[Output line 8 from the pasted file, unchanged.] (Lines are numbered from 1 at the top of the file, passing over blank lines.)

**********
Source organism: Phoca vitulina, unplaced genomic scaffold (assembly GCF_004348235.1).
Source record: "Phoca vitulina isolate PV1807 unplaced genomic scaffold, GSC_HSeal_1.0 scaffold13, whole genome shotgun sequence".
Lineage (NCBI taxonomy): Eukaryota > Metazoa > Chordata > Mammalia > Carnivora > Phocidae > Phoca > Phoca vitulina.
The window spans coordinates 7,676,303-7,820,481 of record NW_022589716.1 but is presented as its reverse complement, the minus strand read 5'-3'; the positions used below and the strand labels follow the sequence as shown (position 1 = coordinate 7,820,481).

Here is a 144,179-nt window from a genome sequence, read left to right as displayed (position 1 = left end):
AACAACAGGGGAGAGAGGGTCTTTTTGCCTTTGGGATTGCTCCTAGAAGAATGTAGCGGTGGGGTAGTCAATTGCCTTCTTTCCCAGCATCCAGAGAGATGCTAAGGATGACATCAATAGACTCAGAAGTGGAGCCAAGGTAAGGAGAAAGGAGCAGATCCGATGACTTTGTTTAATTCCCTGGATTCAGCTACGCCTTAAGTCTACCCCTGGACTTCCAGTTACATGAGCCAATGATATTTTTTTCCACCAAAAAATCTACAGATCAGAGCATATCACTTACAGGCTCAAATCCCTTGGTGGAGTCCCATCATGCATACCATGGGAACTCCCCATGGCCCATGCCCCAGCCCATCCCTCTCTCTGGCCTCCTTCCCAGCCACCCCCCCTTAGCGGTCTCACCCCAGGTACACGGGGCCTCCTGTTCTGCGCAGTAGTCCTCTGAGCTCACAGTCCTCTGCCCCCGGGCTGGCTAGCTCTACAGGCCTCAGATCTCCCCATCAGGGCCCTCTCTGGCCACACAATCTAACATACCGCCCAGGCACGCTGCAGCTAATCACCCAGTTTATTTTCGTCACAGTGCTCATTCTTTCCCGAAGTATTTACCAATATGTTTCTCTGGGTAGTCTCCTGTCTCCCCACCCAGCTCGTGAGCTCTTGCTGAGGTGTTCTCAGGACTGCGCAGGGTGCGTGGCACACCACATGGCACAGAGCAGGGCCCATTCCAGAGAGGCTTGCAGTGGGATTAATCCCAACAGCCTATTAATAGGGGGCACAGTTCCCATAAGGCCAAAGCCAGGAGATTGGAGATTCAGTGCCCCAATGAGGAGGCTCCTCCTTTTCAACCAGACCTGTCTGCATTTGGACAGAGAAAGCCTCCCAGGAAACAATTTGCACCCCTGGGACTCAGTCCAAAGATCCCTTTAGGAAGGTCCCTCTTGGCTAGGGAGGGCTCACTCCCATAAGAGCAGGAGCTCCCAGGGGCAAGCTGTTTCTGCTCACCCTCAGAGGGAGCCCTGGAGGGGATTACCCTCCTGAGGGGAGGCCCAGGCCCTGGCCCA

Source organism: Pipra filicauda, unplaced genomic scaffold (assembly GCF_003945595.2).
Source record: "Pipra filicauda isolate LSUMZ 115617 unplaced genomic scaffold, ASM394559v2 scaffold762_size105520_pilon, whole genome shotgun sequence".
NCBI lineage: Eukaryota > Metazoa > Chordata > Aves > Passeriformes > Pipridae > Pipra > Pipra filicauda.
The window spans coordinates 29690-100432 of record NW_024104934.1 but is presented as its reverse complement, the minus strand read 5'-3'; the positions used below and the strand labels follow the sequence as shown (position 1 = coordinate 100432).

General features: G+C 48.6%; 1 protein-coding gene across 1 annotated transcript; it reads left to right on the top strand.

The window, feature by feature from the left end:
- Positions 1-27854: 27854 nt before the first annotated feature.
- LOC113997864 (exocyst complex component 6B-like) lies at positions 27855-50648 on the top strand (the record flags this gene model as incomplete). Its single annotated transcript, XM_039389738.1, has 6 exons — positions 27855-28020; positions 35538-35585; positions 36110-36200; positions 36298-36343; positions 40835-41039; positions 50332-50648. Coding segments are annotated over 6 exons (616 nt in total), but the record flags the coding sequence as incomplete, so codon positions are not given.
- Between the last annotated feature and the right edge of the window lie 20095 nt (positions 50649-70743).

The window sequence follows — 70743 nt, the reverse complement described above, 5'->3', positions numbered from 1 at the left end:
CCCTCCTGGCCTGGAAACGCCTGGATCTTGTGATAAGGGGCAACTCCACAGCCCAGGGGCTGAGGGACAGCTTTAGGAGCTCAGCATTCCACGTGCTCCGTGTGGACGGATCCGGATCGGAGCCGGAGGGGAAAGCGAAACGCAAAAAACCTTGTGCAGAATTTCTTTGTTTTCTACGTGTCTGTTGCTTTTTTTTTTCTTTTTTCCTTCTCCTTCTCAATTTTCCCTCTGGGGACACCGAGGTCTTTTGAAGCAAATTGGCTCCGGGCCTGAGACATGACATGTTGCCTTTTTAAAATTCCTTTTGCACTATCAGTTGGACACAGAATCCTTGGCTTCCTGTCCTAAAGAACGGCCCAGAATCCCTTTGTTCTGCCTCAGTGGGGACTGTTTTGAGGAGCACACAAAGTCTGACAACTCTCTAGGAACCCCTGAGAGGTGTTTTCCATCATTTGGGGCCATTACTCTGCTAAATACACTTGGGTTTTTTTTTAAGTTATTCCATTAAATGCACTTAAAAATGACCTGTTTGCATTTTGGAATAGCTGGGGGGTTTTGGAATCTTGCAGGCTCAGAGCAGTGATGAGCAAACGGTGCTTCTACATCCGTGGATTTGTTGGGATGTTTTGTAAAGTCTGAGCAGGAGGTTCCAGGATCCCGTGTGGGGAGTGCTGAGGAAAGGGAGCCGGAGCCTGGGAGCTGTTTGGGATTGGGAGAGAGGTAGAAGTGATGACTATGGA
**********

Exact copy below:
Source record: "Pipra filicauda isolate LSUMZ 115617 unplaced genomic scaffold, ASM394559v2 scaffold762_size105520_pilon, whole genome shotgun sequence".